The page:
awarding children

Reinforcement: Rewarding Vs. Bribing Your Kids

by Presenta Plaque | on Jun 16, 2014 | No Comments

For as long as parents have been parenting and children –well, being children— reward  systems have been a way to let kids know when they’re on the right track. From classrooms to living rooms, kids are reassured of their good behavior through candy, certificates or just a simple “keep up the good work”. Rewarding is seen as something that is part of the learning process for kids during their stages of development. The definition of rewarding in itself means recognizing an achievement, recognizing an achievement and motivating one can sort of become one after a long day and several arguments with a preschooler. This is where rewards and bribes all start to seem like one mess of stickers, cookies and tantrums.


What’s the big deal? The two concepts seem so alike that it can almost feel like there’s no harm in whether you give the gold star before or after the chore. When you need change and cooperation fast, the easiest thing to do may seem to just go ahead and promise some sort of reward after they’ve reached the expectation. This is where things can get sticky (for more reasons than just spilled juice boxes). Once kids begin to understand that a touch of their tantrum and a little of your desperation could result in great things for them, you’re not likely to bring them back into the light without some serious effort.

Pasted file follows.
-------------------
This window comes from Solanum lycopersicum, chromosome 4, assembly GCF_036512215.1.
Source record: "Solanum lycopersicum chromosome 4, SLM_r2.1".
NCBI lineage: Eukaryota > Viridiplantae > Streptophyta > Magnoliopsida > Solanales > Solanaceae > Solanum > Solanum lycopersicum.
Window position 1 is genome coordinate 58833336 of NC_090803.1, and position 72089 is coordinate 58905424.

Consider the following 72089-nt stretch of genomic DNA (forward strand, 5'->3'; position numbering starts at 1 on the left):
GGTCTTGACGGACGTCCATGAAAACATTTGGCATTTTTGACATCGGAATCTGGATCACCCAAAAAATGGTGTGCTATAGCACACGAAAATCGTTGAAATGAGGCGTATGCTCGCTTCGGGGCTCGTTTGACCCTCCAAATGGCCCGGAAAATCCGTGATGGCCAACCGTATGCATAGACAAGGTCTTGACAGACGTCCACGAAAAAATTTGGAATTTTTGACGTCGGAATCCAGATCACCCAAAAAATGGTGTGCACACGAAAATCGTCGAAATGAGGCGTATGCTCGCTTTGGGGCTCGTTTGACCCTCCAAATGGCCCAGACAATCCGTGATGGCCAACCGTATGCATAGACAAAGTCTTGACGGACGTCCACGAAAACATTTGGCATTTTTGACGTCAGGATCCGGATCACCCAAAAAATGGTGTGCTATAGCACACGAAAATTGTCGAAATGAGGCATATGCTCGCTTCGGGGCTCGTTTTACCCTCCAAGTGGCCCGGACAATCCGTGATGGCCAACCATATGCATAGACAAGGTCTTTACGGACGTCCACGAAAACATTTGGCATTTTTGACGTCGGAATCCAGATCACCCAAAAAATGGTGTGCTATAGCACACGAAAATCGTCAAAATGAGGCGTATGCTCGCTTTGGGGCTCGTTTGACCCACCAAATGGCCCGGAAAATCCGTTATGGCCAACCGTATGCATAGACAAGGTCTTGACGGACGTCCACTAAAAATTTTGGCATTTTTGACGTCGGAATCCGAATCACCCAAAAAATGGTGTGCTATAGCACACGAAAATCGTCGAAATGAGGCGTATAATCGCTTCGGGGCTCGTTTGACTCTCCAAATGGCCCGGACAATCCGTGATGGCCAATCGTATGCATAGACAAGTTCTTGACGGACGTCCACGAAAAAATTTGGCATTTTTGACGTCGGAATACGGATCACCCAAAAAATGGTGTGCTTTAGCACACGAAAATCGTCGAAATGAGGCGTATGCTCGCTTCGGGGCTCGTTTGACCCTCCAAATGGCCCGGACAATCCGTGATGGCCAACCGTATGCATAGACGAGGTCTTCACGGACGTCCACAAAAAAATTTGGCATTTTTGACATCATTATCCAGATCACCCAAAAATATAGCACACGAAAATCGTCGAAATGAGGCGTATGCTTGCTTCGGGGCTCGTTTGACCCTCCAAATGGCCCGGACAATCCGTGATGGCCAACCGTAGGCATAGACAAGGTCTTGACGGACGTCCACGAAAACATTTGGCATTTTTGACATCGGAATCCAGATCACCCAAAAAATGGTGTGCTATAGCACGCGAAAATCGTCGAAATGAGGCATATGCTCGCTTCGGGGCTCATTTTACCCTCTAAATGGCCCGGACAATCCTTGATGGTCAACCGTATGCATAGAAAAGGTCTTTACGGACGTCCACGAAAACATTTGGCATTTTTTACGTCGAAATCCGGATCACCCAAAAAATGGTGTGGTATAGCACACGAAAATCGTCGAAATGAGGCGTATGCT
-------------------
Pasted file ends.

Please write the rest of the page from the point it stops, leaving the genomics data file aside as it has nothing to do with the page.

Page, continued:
So what’s the difference?  Order is a very important thing to remember when establishing whether or not you’ve resorted to bribery. Normal reward systems usually consist of a prize, compliment or award of some sort being given after the task has been completed, but there’s more to it. Giving a child an incentive right before a task instills in them the idea that they should be rewarded for acting in a way that is to be expected. If you are promising your kids video game time or candy right in the middle of a tantrum or when one is expected, they are being programmed to think that it is acceptable for their normal behavior to fall below this when they are not being rewarded. Children should not expect to be rewarded, at least not all the time, which brings us to our next point.


Make it a surprise, not an expectation. If kids are constantly expecting a pat on the back or a lollipop with every deed done right, they’re going to experience a lot of disappointment in the real world. Over-rewarding can also turn against you when they begin to expect an award of some sort for simple tasks. They may even go out of their way to try to earn rewards. While surprise breakfasts and kind-of clean floors can be nice at first, it will soon become something they are asking of you, rather than it instilling the good habits you’d hoped. One of the greatest parts about receiving a reward for kids is the surprise element. An important part of encouraging a child is to notice their efforts when they think they’ve gone unnoticed. This is a wonderful way to keep them humbly trying to improve themselves –also it doesn’t hurt that their overexcitement is really cute.